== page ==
Moreover, at your $j$-th take of the exam, you are testing a linear combination of such variables and you know that their sum is $T_j$: $$ \sum_{i = 1}^n z^{Y/N}_i = T_j$$

    This highlights that it is trivial to solve such problem in $n$ queries because by taking the test $k$ times you have $n + k$ equations defining a point in a $2n$ dimensional space, so that if you are smart enough in not making redundant queries (just change your answers one at a time) you can take only $n$ times the quiz.

  3. In particular cases (such as when the yes/no ratio is particularly unbalanced) it should be easy to come up with particularly suited heuristics: suppose by example you know that there is only one Yes answer in the entire quiz. You can then find it in just $\log n$ queries by standard bisection on the answer sets. Moreover you can check if you are in such a case by issuing an "all-yes" first query (in which case $T_1 = 1$).

  4. By generalizing the idea in the previous bullet point, If the number of Yes answers is $C$ (suppose $C \le n/2$) (and this can become known by a single query), you are basically searching a set of size $C$ inside a set of size $n$ (thus there are $\binom{n}{C} \simeq n^C$ of them) and your query consists in knowing the cardinality of the intersection of one set $S$ of your choosing with said set of Yes questions, which I think is a much more studied problem and you can probably find many references on it.

    Call the set you are tring to find (Yes answers) $Y$. With a single query you can know its cardinality $|Y| = m$. Now a randomly selected set $S$ used as query allows you to know the cardinality of the two subsets $|Y \cap S| = t$ and $|Y \cap S^c| = m - t$, and your original problem has been reduced to two subproblems of roughly half the size (also the number of sought Yes answer will usually halve at each iteration). I won't write explicit details, but it is just a matter of simple probability calculations.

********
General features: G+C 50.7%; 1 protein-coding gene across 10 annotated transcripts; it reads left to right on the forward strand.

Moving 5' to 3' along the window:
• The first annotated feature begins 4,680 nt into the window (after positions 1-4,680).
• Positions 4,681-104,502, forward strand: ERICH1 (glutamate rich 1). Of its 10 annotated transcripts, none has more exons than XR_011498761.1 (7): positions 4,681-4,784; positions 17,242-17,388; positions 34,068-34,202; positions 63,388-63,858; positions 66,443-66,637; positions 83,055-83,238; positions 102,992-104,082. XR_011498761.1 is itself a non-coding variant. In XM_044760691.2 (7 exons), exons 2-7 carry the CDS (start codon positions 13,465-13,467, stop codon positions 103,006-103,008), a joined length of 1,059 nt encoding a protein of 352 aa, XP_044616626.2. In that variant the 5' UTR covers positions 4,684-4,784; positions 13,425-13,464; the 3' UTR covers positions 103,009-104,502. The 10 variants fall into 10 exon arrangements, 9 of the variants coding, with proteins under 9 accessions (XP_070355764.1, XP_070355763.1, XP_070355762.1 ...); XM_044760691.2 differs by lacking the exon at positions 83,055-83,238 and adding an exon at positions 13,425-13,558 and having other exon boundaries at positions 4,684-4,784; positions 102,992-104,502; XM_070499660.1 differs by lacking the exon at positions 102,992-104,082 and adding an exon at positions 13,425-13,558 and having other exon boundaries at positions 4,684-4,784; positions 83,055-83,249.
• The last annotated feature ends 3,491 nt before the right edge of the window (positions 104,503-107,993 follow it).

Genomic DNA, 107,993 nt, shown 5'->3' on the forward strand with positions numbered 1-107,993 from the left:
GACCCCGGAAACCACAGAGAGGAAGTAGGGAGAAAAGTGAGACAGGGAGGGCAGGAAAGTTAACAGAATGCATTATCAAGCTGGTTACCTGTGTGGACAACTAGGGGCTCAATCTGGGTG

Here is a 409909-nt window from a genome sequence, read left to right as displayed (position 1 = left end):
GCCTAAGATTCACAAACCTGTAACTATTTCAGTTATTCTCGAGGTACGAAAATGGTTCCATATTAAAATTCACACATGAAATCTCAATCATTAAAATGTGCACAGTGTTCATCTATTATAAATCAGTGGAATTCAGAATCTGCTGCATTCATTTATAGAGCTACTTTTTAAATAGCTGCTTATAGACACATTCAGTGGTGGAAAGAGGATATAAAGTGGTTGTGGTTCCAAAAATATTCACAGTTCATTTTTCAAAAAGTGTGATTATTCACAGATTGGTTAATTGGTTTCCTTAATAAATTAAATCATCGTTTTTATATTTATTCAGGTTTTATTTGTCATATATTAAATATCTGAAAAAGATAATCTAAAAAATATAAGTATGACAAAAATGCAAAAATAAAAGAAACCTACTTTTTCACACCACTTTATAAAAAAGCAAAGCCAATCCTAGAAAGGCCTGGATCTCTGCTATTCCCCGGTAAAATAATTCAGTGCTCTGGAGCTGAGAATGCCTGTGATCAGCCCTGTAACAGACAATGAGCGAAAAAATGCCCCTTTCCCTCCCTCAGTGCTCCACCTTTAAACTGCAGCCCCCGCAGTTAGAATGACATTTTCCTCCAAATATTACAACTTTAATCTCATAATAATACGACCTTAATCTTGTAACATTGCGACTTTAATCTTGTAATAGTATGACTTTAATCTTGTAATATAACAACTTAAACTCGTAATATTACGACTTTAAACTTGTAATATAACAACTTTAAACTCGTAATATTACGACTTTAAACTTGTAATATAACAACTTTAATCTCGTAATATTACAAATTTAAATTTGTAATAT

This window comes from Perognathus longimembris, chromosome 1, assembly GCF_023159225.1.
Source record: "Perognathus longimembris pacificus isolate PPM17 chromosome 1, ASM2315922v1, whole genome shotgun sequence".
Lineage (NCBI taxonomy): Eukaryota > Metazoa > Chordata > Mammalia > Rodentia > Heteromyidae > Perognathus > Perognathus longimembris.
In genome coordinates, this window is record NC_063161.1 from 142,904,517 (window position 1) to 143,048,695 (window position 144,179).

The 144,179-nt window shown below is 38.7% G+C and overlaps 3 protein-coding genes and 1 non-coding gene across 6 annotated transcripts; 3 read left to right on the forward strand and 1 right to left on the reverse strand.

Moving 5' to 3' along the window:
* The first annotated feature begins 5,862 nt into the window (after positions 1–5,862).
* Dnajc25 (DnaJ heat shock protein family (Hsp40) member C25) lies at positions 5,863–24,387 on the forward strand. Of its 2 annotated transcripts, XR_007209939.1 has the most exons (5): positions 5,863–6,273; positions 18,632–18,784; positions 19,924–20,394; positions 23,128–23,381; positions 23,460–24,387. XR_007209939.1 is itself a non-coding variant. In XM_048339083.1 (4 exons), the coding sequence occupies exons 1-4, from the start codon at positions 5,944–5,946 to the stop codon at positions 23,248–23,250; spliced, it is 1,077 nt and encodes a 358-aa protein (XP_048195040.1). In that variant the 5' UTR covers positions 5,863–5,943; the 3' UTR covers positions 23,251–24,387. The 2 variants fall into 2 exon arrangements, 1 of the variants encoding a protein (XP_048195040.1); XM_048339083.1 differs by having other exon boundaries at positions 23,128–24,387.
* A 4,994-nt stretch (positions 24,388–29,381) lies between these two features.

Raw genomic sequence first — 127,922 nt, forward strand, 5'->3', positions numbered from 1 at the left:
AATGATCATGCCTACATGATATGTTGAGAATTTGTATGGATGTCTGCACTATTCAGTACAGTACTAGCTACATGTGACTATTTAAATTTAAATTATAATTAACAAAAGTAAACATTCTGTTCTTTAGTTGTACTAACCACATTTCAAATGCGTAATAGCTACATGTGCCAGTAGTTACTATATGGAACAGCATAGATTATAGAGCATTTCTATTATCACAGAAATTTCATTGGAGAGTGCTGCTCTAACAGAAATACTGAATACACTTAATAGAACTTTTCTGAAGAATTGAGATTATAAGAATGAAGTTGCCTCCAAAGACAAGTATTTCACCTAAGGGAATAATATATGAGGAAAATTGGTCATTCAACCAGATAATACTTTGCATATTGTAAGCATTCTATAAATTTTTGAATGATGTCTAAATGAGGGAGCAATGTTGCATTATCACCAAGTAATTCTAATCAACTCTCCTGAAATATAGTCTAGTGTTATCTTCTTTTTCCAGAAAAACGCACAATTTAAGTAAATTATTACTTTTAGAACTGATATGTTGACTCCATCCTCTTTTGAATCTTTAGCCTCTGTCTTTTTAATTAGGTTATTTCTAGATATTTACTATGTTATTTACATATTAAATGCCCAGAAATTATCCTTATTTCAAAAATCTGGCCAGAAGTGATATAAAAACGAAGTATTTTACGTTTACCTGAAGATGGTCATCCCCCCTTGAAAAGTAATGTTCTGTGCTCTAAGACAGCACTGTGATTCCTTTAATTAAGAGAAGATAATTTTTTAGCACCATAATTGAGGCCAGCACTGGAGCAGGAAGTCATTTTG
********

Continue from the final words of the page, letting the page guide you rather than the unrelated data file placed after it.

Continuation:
Exploiting the above observation, you should came up with a probabilitic algorithm that solves the subproblem $P(m, n) \simeq\le 1 + 2 * P(m/2, n/2)$, which should get you a bound of $O(m \log n)$. Coming up with a deterministic algorithm for such problem may be done using the technique of maximized expectations, but I can't foresee if it would work or not.


Do you want to minimize the maximum number of retakes? or minimize the expected number of retakes?

You could come up with very different strategies depending on which you want to look at.

A first step naive approach would take up to $n+1$ times and would consist of taking the test the first time, then on the second time taking the test change only the first answer, If the score goes up then keep the new answer, if it goes down go back to the first answer for all future steps. On the 3rd time (2nd retake) change only the 2nd answer, etc.

Now you can start comparing other strategies to that one. If on the 2nd time taking the test 2 answers are changed, then if the score changes we know the correct answers for 2 questions and have saved a step, but if we changed one to be correct and the other to be wrong then the score does not change and we do not know which change was correct until we take the exam a 3rd time changing only one of them (but that will tell us about the other as well), so either 1 or 2 retakes to get 2 answers (50% chance of each) which will reduce the expected number of retakes, but probably keep the maximum the same.

Now you can look at other strategies and see how they compare (change the 1st 3 answers, change the first $\frac{n}{2}$, etc.).

  • $\begingroup$ Thanks for the hint! My money is on changing the first $\frac{n}{2}$, because doing so minimizes the correlation between the first and second retakes. I'm going to do some math to verify it, though. $\endgroup$
    – nalzok
    Oct 2, 2019 at 15:32

Your Answer

By clicking “Post Your Answer”, you agree to our terms of service and acknowledge you have read our privacy policy.

Not the answer you're looking for? Browse other questions tagged or ask your own question.